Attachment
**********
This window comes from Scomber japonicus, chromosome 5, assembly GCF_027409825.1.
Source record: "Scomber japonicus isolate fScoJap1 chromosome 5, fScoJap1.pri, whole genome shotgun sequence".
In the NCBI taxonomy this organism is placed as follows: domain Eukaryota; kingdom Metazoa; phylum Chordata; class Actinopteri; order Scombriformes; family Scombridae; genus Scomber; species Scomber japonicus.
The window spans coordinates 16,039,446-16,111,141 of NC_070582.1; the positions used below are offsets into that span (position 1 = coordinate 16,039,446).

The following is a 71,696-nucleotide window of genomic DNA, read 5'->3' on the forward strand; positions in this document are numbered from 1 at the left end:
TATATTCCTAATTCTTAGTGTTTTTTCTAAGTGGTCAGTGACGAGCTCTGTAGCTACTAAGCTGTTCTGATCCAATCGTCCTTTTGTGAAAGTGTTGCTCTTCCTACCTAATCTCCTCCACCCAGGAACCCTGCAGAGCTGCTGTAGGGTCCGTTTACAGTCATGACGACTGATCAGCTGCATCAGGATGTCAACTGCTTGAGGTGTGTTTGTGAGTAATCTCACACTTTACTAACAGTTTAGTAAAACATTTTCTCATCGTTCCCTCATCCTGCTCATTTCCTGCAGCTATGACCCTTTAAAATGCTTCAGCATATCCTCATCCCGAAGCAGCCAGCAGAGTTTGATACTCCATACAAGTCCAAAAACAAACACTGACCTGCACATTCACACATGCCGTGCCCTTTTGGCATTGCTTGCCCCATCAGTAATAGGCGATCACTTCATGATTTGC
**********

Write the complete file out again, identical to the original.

This window comes from Scomber japonicus, chromosome 5, assembly GCF_027409825.1.
Source record: "Scomber japonicus isolate fScoJap1 chromosome 5, fScoJap1.pri, whole genome shotgun sequence".
In the NCBI taxonomy this organism is placed as follows: domain Eukaryota; kingdom Metazoa; phylum Chordata; class Actinopteri; order Scombriformes; family Scombridae; genus Scomber; species Scomber japonicus.
The window spans coordinates 16,039,446-16,111,141 of NC_070582.1; the positions used below are offsets into that span (position 1 = coordinate 16,039,446).

The following is a 71,696-nucleotide window of genomic DNA, read 5'->3' on the forward strand; positions in this document are numbered from 1 at the left end:
TATATTCCTAATTCTTAGTGTTTTTTCTAAGTGGTCAGTGACGAGCTCTGTAGCTACTAAGCTGTTCTGATCCAATCGTCCTTTTGTGAAAGTGTTGCTCTTCCTACCTAATCTCCTCCACCCAGGAACCCTGCAGAGCTGCTGTAGGGTCCGTTTACAGTCATGACGACTGATCAGCTGCATCAGGATGTCAACTGCTTGAGGTGTGTTTGTGAGTAATCTCACACTTTACTAACAGTTTAGTAAAACATTTTCTCATCGTTCCCTCATCCTGCTCATTTCCTGCAGCTATGACCCTTTAAAATGCTTCAGCATATCCTCATCCCGAAGCAGCCAGCAGAGTTTGATACTCCATACAAGTCCAAAAACAAACACTGACCTGCACATTCACACATGCCGTGCCCTTTTGGCATTGCTTGCCCCATCAGTAATAGGCGATCACTTCATGATTTGC